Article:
Pilgrim's Pride Cuts Back on Chicken Output: What's Left to Eat?

Mar.14.08 | About: Pilgrim's Pride (PPC)

Ironically, I just wrote about this subject in a previous post; but first mentioned it earlier in the winter - I thought it would hit cows and hogs first but it appears chickens will be the first to go. I've been writing about this group (Smithfield Foods, Tyson Foods, Pilgrims Pride and the like) since last fall, not that I am that interested in the companies themselves, but as macro economic flag bearers, especially on inflation.

These politicians have helped create an epic disaster. It is playing out step by step as I forecast, but at a much quicker pace than expected. When meat producers start cutting back in the face of a spike in world meat demand, basic economics tells you where prices are going in the future. I just wrote I expect this to happen in the next 12-18 months - I was very wrong. It is already happening. Not to mention the job losses.... but the bigger picture is the food inflation that simply continues to grow. Thank you corn ethanol. Ironically this is good for the sector because less supply = higher prices = more profits. This is the dichotomy of the Wall Street economy versus Main Street economy; what is good for one hurts the other many times.

We have another CPI report this Friday I believe. The government and Fed will tell you not to worry - as the US economy slows, inflation will magically go away. The same spin  since last August. The consumer continues to face massive issues and I'd contend that inflation continues to get worse.. from already high levels. Again, I don't know whether to accuse this Fed and all these NYC bankers economists as poor forecasters or simply ignorant. The herd has their head in the sand. Someone like me saw this coming a year ago, and these people making massive bucks cannot figure it out.

  • Pilgrim's Pride Corp (NYSE:PPC), the largest U.S. chicken producer, said on Wednesday it will close a chicken processing complex and nearly half of its U.S. chicken distribution centers as it copes with soaring feed costs and an oversupply of chickens.
  • The news sent Pilgrim's Pride shares, as well as those of other chicken companies, higher on the theory that less production will benefit the chicken industry. "Clearly this news is positive for the group," Pablo Zuanic, food analyst at JP Morgan, said in a research note. "We expect by the summer combined cutbacks of about 3 percent by the industry."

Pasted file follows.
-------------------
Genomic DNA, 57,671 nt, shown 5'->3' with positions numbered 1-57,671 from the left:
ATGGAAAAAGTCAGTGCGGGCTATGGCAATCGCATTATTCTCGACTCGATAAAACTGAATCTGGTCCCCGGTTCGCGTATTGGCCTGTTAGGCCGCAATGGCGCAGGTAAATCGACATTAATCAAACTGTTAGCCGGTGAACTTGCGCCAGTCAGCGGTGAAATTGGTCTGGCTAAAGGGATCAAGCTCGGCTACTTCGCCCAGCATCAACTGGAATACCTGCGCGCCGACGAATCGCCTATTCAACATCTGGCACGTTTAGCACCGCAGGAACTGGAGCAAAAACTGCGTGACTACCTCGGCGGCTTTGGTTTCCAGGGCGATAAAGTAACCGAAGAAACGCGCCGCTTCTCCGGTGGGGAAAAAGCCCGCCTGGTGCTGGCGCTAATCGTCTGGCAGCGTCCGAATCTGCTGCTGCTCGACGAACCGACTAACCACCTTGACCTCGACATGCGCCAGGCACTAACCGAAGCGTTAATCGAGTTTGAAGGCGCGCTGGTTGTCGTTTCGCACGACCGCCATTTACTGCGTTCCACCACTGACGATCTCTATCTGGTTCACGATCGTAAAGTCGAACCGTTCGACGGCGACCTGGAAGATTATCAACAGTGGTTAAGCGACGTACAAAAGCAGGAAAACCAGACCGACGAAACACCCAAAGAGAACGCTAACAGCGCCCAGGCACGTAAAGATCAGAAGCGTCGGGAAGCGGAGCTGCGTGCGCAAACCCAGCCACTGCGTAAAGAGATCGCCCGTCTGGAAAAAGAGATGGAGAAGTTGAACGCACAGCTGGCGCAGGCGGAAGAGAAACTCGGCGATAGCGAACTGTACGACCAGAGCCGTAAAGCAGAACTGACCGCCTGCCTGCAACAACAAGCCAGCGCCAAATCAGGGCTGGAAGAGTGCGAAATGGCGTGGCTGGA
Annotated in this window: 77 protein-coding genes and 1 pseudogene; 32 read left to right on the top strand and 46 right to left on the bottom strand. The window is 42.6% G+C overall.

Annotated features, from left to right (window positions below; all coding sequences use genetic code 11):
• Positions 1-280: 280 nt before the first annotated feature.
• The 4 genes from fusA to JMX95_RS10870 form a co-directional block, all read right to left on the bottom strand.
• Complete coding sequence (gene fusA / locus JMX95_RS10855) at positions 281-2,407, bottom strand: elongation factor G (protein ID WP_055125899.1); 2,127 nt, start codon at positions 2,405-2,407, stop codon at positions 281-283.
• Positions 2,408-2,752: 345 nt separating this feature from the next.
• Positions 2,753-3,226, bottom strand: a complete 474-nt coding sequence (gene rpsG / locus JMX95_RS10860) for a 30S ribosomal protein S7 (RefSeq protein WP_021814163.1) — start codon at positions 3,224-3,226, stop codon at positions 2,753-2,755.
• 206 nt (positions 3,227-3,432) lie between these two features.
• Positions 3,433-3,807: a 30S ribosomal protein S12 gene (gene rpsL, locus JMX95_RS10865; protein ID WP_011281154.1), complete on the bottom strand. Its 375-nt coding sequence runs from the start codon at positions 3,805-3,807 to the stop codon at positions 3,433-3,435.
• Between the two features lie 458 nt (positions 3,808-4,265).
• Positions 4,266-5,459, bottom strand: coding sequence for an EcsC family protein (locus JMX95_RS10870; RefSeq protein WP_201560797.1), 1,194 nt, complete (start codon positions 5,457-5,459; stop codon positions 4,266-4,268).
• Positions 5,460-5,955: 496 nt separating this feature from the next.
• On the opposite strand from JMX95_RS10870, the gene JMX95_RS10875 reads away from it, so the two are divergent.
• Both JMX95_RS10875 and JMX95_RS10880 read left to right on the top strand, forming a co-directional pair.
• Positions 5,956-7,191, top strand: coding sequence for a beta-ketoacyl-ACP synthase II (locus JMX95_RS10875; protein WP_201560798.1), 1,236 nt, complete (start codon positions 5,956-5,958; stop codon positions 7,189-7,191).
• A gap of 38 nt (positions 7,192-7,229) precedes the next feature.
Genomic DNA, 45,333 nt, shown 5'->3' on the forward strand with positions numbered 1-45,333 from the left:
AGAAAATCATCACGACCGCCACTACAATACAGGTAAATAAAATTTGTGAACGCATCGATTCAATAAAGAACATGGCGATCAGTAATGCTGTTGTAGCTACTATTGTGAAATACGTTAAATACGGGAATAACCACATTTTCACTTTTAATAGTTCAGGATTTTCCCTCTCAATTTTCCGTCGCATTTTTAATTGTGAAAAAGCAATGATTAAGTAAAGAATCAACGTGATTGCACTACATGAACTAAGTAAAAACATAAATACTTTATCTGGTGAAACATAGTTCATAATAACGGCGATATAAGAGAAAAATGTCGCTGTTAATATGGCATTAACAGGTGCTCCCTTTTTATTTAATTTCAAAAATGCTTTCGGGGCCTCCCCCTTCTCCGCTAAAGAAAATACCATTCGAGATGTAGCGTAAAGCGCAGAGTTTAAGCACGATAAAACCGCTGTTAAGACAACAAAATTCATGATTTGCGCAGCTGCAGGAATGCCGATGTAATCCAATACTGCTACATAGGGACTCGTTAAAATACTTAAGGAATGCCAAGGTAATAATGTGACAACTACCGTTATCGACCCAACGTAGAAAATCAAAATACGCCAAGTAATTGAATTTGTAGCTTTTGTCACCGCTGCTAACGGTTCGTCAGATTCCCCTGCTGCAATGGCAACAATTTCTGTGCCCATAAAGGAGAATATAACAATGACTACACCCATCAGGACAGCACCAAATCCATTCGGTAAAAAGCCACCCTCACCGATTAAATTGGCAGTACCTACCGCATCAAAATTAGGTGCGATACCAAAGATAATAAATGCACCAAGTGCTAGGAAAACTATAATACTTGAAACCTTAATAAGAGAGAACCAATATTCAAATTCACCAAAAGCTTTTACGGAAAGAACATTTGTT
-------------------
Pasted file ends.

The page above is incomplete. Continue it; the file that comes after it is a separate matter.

• "I'm not surprised given the unusually high price of grain, which is restricting the ability to sell chicken domestically," Paul Aho, an economist with the consulting firm Poultry Perspective, said of the production cuts.
  • "This is one shoe dropping and we might see another shoe dropping," he said.
  • Pilgrim's Pride said it will take a charge of about $35 million, or 33 cents a share after taxes, for the closures, which will eliminate about 1,100 jobs, or some 2 percent of its work force. The company is looking at potential changes at other production facilities, including possible closings, with decisions likely in 30 to 60 days, Rivers said in the interview.
  • "What is happening with feed ingredient prices, escalating as much as they have over the past year and half, it is causing us to look hard at some operations where we feel we have excess product or don't have our best cost structure," he said.
  • "Part of the issue is the government continues to raise the mandate on ethanol so that we will pull another billion bushels of corn out of the system to make fuel. They don't have a policy in place in the event of a crop problem," he said.
  • U.S. government's policies encouraging ethanol production have angered livestock and meat producers, who blame those policies for the higher corn prices.
  • Based on current commodity prices, Pilgrim's Pride estimated it would cost at least an additional $1.3 billion to feed its flocks in fiscal year 2008 than it would have cost two years ago. “We simply must find ways to pass along these higher costs,” Rivers added.
  • The company said on Monday that it is also exiting the turkey business because of slim profits.

Takeaways: Rising food costs are pinching US consumer. US consumer looks for cheaper fare as substitute. Rising input costs are pinching producer. Production is cut. Which leads to higher prices down the road. Which leads to more cutting back by consumer who cannot afford these foods in same quantity - and moves to unhealthier foods to boot (cheap food is usually the least healthy). Do you see the death spiral? But don't you worry - CPI report will ignore all this (after all, ex food and energy everything is swell!) and Uncle Ben promises inflation will go away in 6 months; just trust him. And more Fed cuts coming next week. Stagflation coming to a theater near you...

Disclosure: Position: Continued disgust